By Dan Eggen Washington Post Staff Writer Friday, January 11, 2002; Page A7 One week before John D. Ashcroft suffered the biggest defeat of his political career, a $25,000 donation arrived at the Ashcroft Victory Committee, one of the Missouri senator's fundraising committees for the 2000 race. The donor was Kenneth L. Lay, head of a rapidly growing Houston energy company called Enron Corp., whose executives contributed more than $50,000 to Ashcroft's Senate campaign in 1999 and 2000. The contributions prompted Ashcroft to recuse himself yesterday from a criminal investigation into Enron's collapse by the Justice Department, which he heads as attorney general. Ashcroft's decision was based on "the totality of the circumstances of the relationship between Enron and the attorney general," and Ashcroft "has not been involved in any aspect of initiating or conducting any investigation involving Enron," the Justice Department said in a statement. Chief of Staff David Ayres, who ran Ashcroft's failed reelection bid, also will divorce himself from the Enron probe, officials said. In Houston, U.S. Attorney Michael Shelby said his entire office has removed itself from any matter involving Enron because he and other prosecutors have relatives affected by the company's collapse. The Justice Department had named Houston on Wednesday as one of three U.S. attorney's offices that would participate in the investigation. Ashcroft and his aides have determined that no other top Justice officials in Washington, including several who have played prominent roles in Republican politics, had direct involvement with Enron, officials said. Deputy Chief of Staff David Israelite and new Communications Director Barbara Comstock came to Justice after working at the Republican National Committee, which received more than $700,000 from Enron and its executives in 1999 and 2000, records show. "It was determined that all the people [from] RNC, including David and Barbara, had no involvement with Enron," an official said. The Ashcroft campaign received $57,499 in 1999 and 2000 from Enron and its executives, according to records compiled by the Center for Responsive Politics, a campaign finance watchdog group. Rep. Henry A. Waxman (D-Calif.), in a letter to Ashcroft yesterday, complained that Lay's $25,000 gift "was many times greater than the maximum allowable contribution by individuals to federal candidates" and said the gift may have "thwarted the intent of election laws." The Ashcroft Victory Committee, like many similar committees formed by parties and candidates in the last election, was structured to avoid rules that limit individual contributions to $2,000 and bar corporate donations. The Enron probe will be overseen by Deputy Attorney General Larry Thompson and the Justice Department's criminal division chief, Michael Chertoff, officials said. © 2002 The Washington Post Company
U.S. Said to Focus On Whether Firm Deceived Investors By Peter Behr and Dan Eggen Washington Post Staff Writers Thursday, January 10, 2002; Page A01 Justice Department officials confirmed yesterday that they have begun a criminal investigation of Enron Corp. Sources said the probe is focusing on whether the company defrauded investors by deliberately concealing crucial information about its finances. Officials said the investigation will be run by a task force based in the criminal division at Justice Department headquarters in Washington and will include federal prosecutors from New York, San Francisco and Enron's home city of Houston. The Justice action marks a new escalation in a many-sided investigation of Enron, which filed the largest corporate bankruptcy in U.S. history on Dec. 2. Four congressional committees, the Securities and Exchange Commission, and the Labor Department have begun separate investigations. Justice Department prosecutors first began a tentative inquiry into the Enron case several weeks ago. Additionally, a host of civil suits have been filed against current and former Enron executives and directors and its accounting firm, Arthur Andersen LLP, by attorneys for Enron employees, investors and retirees who lost billions of dollars when Enron's stock price collapsed late last year. "I think this is a positive development," said Enron's Washington attorney, Robert Bennett. "It appears they have centralized the investigation" at Justice headquarters, he said. "I hope people will suspend judgment" until the investigations have been completed, Bennett added. Arthur Andersen chief executive Joseph F. Berardino testified before Congress last month that the energy-trading company may have committed "illegal acts" by withholding critical financial information from auditors. The information, he said, concerned one of the many outside partnerships established by Enron with which Enron swapped stock, energy assets and financial contracts. Enron replied that its own internal investigation had uncovered the withholding and that it gave the information to Andersen. Congressional investigations are looking into whether Enron used the partnerships to exaggerate its revenue and conceal the full dimensions of billions of dollars in debts from failed investments in overseas power and water projects. Enron acknowledged in October, after an internal investigation, that it had overstated profits by $586 million over the past four years because of what it called accounting errors. Plaintiffs in civil suits contend that senior Enron executives and directors took advantage of the company's high stock price a year ago to sell hundreds of millions of dollars in stock before share prices began to slide. Enron contributed company shares to employees in a retirement program but barred them from selling the shares until age 50, and many employees' savings were ravaged. Enron's chairman and chief executive, Kenneth L. Lay, is scheduled to testify for the first time about his company's collapse at a Feb. 4 hearing before the Senate Commerce Committee. Lay and other Enron officials met six times with Vice President Cheney or his aides last year, before and after the release of the administration's energy plan, the White House said this week. Lay and his company have been leading financial supporters of President Bush as well as a long list of other Republican and Democratic officeholders. Bennett said the federal criminal probe "is not going to change whether Ken Lay or several other people testify" on Feb. 4. "We are still going to cooperate." Meanwhile, U.S. District Judge Lee Rosenthal in Houston said she may consider freezing financial assets of 29 current and former Enron officers and directors but added that lawyers for pension plans that lost money on Enron stock have not yet persuaded her to do so. The suits seek to recover trading profits of Enron insiders. White House press secretary Ari Fleischer said last night that as a result of Enron's collapse, Bush is likely to propose new federal policies aimed at protecting people's pensions and ensuring that financial reports are more revealing. "The president thinks it's important to explore new policies so that lessons from this collapse can be learned and people can be protected," Fleischer said. "The president believes that all allegations of wrongdoing need to be thoroughly and fully investigated by all the relevant agencies of the government." Staff writer Mike Allen contributed to this report. © 2002 The Washington Post Company David Callaway is executive editor of CBS.MarketWatch.com Unlike the financial sideshow over a 20-year-old failed land deal that dogged the Clinton administration, the collapse of the nation's largest energy trader into the nation's largest bankruptcy last month is set to go straight to the heart of exposing what is wrong with the way the Bush administration is conducting itself these days. Once a buyer for Enron's (ENE: news, chart, profile) energy-trading business is announced Thursday in New York, this story is going to shift in dramatic fashion to Washington, D.C., where there are already eight separate congressional probes into the collapse, one Justice Department investigation and scores of unanswered questions. Many of them concern the White House. No smoking gun Don't expect to see either Bush or Vice President Cheney directly linked to the financial shenanigans that brought Enron down. They won't be. This is not about finding a smoking gun, as much as some Democrats might wish it were. What it is about, and what the public will get to hear and read about in wrenching detail over the coming months, is how business gets done down in Texas. How a small group of business leaders exert enormous clout over Bush and his team in getting the rules changed to their benefit. It will explain why Bush has locked up presidential records, locked out any voices opposed to his pro-business agenda and rammed through an expensive economic plan that wiped out the budget surplus but to date hasn't had any positive effect on the economy. It will explain what influence Enron Chief Executive Ken Lay and his advisers had with Cheney and his energy task force when they met six times last year while the vice president was putting together the administration's energy policy. And it will explain why Bush is now thinking about acting on a proposal from that very task force that seeks to roll back a key provision of the Clean Air Act that helps keep factory pollution down by requiring new controls when old plants are upgraded. A history of seeking favor Business leaders have always sought favors from politicians. That's nothing new. But in the case of Enron and Lay, a night in the Lincoln Bedroom was never going to be enough. Enron cultivated Bush from the time he first decided to run for governor of Texas, with executives donating a total of $623,000 to his two gubernatorial campaigns and presidential campaign, according to the Center for Public Integrity. The company played a major role in Bush's decision to deregulate the Texas energy markets in 1999. Enron executives played a major role in Cheney's energy task force last year, meeting with the vice president's staff right up until a week before the company's stunning October announcement that it was slashing shareholder equity by $1.2 billion to cover losses in its off-balance-sheet partnerships. And Lay, who donated $100,000 to the Bush inaugural, remains mired in a controversy about whether a curious phone conversation he had with Federal Energy Regulatory Commission head Curtis Hebert last May had anything to do with Hebert's replacement by Bush last summer with the head of the Texas Public Utility Commission. This is just the beginning of what is going to come out once investigators do a little more digging, and once Lay and his minions are required to testify before Congress. Expect a steady diet of revelations about the extent of the energy giant's influence -- at the state, federal and even international levels. Enron won't bring down Bush. He remains enormously popular for his handling of the war and the rebuilding of the country's psyche after the Sept. 11 terrorist attacks. But it will be a major thorn in his side through the rest of this presidential term, and it might even play a role in the next election, depending on what comes out. Enron, the company, will soon be gone. But Enron, the symbol of how big business and big politics sometimes conspire to fix the game, is just starting to dawn on the national consciousness. It's an ugly story. One that explains a lot about what's going on in our nation's capital right now. And it's only just beginning. David Callaway is executive editor of CBS.MarketWatch.com.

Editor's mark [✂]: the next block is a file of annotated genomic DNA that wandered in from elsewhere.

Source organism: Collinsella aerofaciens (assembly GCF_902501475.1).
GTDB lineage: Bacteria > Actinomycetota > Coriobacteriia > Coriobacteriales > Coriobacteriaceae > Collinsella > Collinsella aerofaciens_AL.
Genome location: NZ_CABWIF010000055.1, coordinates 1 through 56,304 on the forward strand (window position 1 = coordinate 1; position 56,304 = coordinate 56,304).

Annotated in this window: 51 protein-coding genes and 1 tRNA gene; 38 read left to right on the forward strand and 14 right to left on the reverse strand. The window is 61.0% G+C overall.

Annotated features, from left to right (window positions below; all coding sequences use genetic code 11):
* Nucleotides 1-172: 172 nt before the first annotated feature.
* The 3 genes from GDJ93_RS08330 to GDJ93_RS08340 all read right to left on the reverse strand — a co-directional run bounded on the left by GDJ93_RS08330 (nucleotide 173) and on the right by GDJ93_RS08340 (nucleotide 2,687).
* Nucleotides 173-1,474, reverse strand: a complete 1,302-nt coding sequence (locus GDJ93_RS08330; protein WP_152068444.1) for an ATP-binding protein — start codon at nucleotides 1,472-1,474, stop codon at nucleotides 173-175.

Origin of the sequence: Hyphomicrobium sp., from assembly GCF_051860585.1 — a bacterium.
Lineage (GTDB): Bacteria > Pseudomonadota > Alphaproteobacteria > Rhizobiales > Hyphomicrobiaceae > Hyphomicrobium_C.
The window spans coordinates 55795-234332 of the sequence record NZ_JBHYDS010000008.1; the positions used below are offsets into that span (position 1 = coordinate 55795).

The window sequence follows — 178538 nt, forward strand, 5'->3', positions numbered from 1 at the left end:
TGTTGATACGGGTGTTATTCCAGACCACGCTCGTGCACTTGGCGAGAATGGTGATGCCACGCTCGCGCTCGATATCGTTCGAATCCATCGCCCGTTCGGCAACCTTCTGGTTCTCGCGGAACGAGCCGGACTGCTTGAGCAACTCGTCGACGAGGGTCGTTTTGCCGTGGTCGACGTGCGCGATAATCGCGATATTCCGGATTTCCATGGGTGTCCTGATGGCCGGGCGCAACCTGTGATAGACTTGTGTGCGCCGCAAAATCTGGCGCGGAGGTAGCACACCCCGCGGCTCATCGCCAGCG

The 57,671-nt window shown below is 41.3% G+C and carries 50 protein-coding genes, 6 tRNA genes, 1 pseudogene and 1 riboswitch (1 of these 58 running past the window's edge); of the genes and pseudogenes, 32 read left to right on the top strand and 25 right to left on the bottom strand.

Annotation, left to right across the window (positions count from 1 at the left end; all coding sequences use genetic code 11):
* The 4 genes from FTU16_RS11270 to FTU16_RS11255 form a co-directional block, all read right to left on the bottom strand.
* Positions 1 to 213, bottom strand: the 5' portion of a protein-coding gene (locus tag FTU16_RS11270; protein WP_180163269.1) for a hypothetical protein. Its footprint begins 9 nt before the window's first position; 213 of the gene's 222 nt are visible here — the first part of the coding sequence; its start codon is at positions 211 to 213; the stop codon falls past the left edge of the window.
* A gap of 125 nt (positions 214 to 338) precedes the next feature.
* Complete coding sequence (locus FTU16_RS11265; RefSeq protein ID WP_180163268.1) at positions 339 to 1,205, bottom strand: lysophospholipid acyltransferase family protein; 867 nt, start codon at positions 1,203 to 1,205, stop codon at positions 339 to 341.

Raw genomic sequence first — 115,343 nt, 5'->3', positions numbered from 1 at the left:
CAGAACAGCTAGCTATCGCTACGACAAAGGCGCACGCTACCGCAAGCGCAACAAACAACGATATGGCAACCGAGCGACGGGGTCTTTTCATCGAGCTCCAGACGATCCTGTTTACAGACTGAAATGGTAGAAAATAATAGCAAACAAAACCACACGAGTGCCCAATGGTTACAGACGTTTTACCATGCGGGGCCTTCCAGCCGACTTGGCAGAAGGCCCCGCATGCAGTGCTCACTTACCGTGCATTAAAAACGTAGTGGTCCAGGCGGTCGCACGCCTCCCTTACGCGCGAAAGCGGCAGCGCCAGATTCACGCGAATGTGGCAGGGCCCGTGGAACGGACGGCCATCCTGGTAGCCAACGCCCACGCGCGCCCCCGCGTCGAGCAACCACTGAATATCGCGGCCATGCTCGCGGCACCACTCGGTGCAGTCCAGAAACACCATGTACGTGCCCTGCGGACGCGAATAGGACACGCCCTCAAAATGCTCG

By MARCY GORDON AP Business Writer WASHINGTON (AP) - Lawmakers charge executives of Enron Corp. enriched themselves through inside trading and slick financial gimmicks while running the energy-trading company into the ground. Accounting firm Arthur Andersen LLP, Enron's longtime auditor, defended its work for the company Wednesday before a House panel, but acknowledged that financial reporting practices must change. Andersen's chief executive said the firm notified Enron's audit committee on Nov. 2 of "possible illegal acts within the company." As Congress opened its investigation of one of the biggest corporate failures in history, no Enron officials attended the hearing of the House Financial Services subcommittees on capital markets and oversight. Chairman and CEO Kenneth Lay declined an invitation to appear, saying he had to be at a bankruptcy proceeding Wednesday. Lay said in a statement that "it has always been Enron's policy to be open with its accountant." The Securities and Exchange Commission, which is investigating Enron and Andersen's auditing of its books, filed an action in federal court Wednesday seeking to compel Enron's former chief financial officer, Andrew Fastow, to comply with a subpoena. Fastow was the lead architect of complex partnerships that allowed Enron to keep some $500 million in debt off its books and let executives profit from the arrangements. Fastow did not show up for a scheduled meeting with SEC attorneys on Wednesday, but did appear at a news conference in New York beside his lawyer, David Boies. Boies said Fastow would meet with the SEC once the two sides can set a date. Enron's swift descent into federal bankruptcy court left countless investors burned and thousands of employees out of work and with decimated retirement savings. "Many people have been deeply hurt," said the chairman of the capital markets panel, Rep. Richard Baker, R-La. Enron executives were "just having too much fun," he said. They cashed out more than $1 billion in company stock while ordinary employees were barred from selling it from their Enron-heavy 401(k) accounts as share prices plunged, Baker said. Worth more than $80 a year ago, Enron's stock has tumbled to less than a dollar a share. Amid the company's strife, nearly 600 employees deemed critical to its operations received more than $100 million in bonuses last month as Enron faced a merger that unraveled and then bankruptcy. Houston-based Enron, which only months ago was the nation's seventh-biggest company in revenue, has acknowledged it overstated profits for four years. The SEC itself faced questioning by some lawmakers of its handling of the Enron case. They asked Robert Herdman, the SEC's chief accountant, why the agency did not become concerned early this year when Enron executives dumped millions of dollars of stock. The SEC's first action came on Oct. 17 - a letter to Enron requesting more information after it reported big third-quarter losses, Herdman noted. He said recent accounting irregularities by big corporations "may shake investors' confidence in our system of financial reporting and our capital markets." Herdman said the SEC plans next year to adopt rules tightening disclosure requirements for companies. Joseph Berardino, Andersen's chief executive, said the accounting firm "will have to change ... the accounting profession will have to reform itself. Our system of regulation and discipline will have to be improved." Enron also is under investigation by the Justice Department. The Labor Department is looking into Enron's handling of its employees' retirement benefit plans. To solicit information about alleged misconduct at Enron, the senior Democrat on the House Government Reform Committee has set up an Internet tip line at http://www.house.gov/waxman/index.htm